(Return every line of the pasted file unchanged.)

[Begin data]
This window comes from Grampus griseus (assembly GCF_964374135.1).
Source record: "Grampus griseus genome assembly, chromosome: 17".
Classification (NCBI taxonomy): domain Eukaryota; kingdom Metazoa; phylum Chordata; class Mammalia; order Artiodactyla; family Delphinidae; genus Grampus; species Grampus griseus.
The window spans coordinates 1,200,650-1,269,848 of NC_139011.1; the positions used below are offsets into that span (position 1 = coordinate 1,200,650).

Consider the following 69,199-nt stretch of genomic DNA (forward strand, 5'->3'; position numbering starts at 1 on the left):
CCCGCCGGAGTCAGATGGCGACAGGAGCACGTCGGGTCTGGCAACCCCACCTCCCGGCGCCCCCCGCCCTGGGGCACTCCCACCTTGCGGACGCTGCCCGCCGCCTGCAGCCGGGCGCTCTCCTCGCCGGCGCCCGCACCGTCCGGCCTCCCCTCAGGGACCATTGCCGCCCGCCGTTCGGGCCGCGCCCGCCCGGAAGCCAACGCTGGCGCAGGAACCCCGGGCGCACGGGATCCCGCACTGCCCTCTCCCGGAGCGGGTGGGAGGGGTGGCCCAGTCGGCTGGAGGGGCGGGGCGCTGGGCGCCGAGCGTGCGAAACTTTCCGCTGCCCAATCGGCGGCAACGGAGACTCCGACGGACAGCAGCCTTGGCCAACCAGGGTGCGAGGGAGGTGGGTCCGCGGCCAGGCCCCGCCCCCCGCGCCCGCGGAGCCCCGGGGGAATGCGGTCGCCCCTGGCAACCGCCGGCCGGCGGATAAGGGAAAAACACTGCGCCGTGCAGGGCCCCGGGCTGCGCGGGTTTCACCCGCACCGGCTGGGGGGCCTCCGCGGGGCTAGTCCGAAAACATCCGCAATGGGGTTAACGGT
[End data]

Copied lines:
This window comes from Grampus griseus (assembly GCF_964374135.1).
Source record: "Grampus griseus genome assembly, chromosome: 17".
Classification (NCBI taxonomy): domain Eukaryota; kingdom Metazoa; phylum Chordata; class Mammalia; order Artiodactyla; family Delphinidae; genus Grampus; species Grampus griseus.
The window spans coordinates 1,200,650-1,269,848 of NC_139011.1; the positions used below are offsets into that span (position 1 = coordinate 1,200,650).

Consider the following 69,199-nt stretch of genomic DNA (forward strand, 5'->3'; position numbering starts at 1 on the left):
CCCGCCGGAGTCAGATGGCGACAGGAGCACGTCGGGTCTGGCAACCCCACCTCCCGGCGCCCCCCGCCCTGGGGCACTCCCACCTTGCGGACGCTGCCCGCCGCCTGCAGCCGGGCGCTCTCCTCGCCGGCGCCCGCACCGTCCGGCCTCCCCTCAGGGACCATTGCCGCCCGCCGTTCGGGCCGCGCCCGCCCGGAAGCCAACGCTGGCGCAGGAACCCCGGGCGCACGGGATCCCGCACTGCCCTCTCCCGGAGCGGGTGGGAGGGGTGGCCCAGTCGGCTGGAGGGGCGGGGCGCTGGGCGCCGAGCGTGCGAAACTTTCCGCTGCCCAATCGGCGGCAACGGAGACTCCGACGGACAGCAGCCTTGGCCAACCAGGGTGCGAGGGAGGTGGGTCCGCGGCCAGGCCCCGCCCCCCGCGCCCGCGGAGCCCCGGGGGAATGCGGTCGCCCCTGGCAACCGCCGGCCGGCGGATAAGGGAAAAACACTGCGCCGTGCAGGGCCCCGGGCTGCGCGGGTTTCACCCGCACCGGCTGGGGGGCCTCCGCGGGGCTAGTCCGAAAACATCCGCAATGGGGTTAACGGT